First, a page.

This detail of a vase painting by the Achilles Painter features a delicate rendering of one of the Muses. It was done using the white ground technique, and the shape of the vase is what is known as a lekythos. This type of vase was used as an oil flask by the ancient Greeks. Scholars have suggested that these lekythoi (the plural of lekythos) may have been intended to serve as funerary offerings. And judging from some of the scenes that adorn various Greek lekythoi this theory seems quite plausible.
On one side of this charming lekythos the artist has taken great care in depicting a wonderfully detailed image of a Muse. This lovely goddess is seated and is in the process of playing a musical instrument. She is shown in profile, and her features are typical of the Classical Greek tendency to represent idealized beauty. The word "Helikon" - which was the traditional home of the Muses - helps us to identify this female figure.
In Greek mythology, the Muses were nine goddesses who inspired the arts and humanities. Each Muse presided over a particular area. And while this Muse is not precisely identified by the artist, there are several Muses who were associated with music and poetry in ancient myth. Incidentally, the Greek lettering near the top of the vase is what is referred to as a kalos inscription. In this example, the handsome appearance of a youth called Axiopeithes is here celebrated by the painter.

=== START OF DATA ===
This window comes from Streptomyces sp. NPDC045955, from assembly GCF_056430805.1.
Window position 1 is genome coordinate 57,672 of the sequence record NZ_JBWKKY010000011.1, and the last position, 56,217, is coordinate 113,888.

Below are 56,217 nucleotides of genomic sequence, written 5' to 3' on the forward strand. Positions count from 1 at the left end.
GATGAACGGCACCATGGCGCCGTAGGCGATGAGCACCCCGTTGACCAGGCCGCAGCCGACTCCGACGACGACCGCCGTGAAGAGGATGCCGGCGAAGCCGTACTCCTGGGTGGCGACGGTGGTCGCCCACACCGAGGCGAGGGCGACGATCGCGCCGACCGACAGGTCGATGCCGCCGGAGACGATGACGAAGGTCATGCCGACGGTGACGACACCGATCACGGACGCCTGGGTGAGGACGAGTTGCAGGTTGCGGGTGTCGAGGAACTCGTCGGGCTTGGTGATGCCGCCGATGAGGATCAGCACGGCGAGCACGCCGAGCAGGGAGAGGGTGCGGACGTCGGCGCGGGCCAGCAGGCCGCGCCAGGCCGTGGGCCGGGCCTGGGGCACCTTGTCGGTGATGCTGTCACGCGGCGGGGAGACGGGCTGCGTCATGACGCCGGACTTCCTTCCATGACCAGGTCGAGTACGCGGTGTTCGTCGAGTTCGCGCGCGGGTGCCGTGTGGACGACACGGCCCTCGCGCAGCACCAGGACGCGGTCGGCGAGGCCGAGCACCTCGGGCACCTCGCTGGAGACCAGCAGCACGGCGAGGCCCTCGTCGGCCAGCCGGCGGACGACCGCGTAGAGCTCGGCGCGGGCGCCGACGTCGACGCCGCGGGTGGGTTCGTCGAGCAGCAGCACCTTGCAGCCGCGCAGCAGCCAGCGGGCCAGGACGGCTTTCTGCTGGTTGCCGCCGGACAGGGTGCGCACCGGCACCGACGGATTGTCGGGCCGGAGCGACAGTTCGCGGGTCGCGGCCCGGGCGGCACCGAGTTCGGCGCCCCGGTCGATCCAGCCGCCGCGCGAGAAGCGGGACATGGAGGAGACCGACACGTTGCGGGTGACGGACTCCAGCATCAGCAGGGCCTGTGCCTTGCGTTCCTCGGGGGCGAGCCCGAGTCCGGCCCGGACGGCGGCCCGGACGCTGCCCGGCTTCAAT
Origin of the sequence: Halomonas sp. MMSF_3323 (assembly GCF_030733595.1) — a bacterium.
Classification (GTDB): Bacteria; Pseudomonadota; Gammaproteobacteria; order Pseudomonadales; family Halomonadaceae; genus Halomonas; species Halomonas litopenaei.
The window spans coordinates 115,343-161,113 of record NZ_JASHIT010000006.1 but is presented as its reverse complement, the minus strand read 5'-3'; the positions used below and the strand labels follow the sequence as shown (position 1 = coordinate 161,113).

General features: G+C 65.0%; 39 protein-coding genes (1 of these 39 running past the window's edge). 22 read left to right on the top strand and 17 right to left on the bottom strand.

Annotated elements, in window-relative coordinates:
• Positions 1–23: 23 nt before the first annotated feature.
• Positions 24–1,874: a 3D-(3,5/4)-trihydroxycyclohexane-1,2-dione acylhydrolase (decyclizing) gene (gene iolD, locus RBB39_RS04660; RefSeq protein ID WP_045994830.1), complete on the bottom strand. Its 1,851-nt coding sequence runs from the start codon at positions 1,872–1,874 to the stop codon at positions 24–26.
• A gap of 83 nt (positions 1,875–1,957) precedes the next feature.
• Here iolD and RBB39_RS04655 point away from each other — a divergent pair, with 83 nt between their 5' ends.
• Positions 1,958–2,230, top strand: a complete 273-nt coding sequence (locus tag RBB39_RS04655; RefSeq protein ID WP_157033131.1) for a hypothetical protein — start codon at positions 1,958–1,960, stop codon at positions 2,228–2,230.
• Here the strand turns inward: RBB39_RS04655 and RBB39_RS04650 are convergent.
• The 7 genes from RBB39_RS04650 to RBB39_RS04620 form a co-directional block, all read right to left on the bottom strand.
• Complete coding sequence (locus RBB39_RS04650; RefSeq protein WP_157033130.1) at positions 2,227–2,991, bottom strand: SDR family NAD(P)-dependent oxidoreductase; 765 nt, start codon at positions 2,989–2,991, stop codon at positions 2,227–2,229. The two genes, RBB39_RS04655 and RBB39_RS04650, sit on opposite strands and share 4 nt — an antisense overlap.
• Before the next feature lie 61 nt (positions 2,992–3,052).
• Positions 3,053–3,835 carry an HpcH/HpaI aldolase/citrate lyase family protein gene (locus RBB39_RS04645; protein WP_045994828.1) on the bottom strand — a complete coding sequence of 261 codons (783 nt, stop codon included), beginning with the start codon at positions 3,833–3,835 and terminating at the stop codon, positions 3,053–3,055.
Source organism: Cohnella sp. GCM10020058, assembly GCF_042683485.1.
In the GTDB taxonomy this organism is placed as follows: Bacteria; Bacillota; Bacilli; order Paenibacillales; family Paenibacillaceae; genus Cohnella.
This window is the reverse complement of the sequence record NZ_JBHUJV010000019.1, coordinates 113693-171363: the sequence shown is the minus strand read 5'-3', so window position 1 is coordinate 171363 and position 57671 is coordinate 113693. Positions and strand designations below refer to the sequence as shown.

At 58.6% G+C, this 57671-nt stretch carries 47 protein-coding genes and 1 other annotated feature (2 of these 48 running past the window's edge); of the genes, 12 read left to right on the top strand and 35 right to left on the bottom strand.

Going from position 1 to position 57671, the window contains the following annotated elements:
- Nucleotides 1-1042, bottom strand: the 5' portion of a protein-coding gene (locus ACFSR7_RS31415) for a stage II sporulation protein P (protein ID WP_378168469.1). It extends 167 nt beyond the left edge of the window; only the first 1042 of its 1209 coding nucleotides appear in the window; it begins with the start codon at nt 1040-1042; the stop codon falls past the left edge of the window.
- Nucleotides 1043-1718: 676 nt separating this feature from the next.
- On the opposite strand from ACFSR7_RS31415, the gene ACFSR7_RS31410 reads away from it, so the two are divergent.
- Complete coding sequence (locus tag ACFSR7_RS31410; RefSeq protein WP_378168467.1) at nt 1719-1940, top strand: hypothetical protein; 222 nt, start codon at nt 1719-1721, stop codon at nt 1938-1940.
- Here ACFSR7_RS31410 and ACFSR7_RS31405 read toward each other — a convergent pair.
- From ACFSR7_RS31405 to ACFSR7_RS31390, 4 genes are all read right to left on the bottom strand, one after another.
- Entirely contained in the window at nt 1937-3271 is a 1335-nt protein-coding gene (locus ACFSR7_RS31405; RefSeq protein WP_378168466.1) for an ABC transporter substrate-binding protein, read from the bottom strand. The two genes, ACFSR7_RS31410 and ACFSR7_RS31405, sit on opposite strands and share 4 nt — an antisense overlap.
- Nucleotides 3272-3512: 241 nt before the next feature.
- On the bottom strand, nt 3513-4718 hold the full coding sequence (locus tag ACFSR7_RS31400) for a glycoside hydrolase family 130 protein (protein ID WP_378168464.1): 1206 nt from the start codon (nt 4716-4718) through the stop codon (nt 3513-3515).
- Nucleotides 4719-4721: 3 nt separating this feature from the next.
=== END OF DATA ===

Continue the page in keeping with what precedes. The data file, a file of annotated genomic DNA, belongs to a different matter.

Learn more about the role the Muses played in Greek mythology at Mythography.
Art and Experience in Classical Greece
Professor J.J. Pollitt puts the Classical period in perspective, using dynamic descriptions of some of the most memorable works from this time of artistic brilliance. There are insightful discussions of various Classical Greek vase paintings in this book, with many black and white images to complement the engaging text.
This beautifully illustrated book (from the Phaidon Art and Ideas series and written by Nigel Spivey) covers the subject of ancient Greek art brilliantly.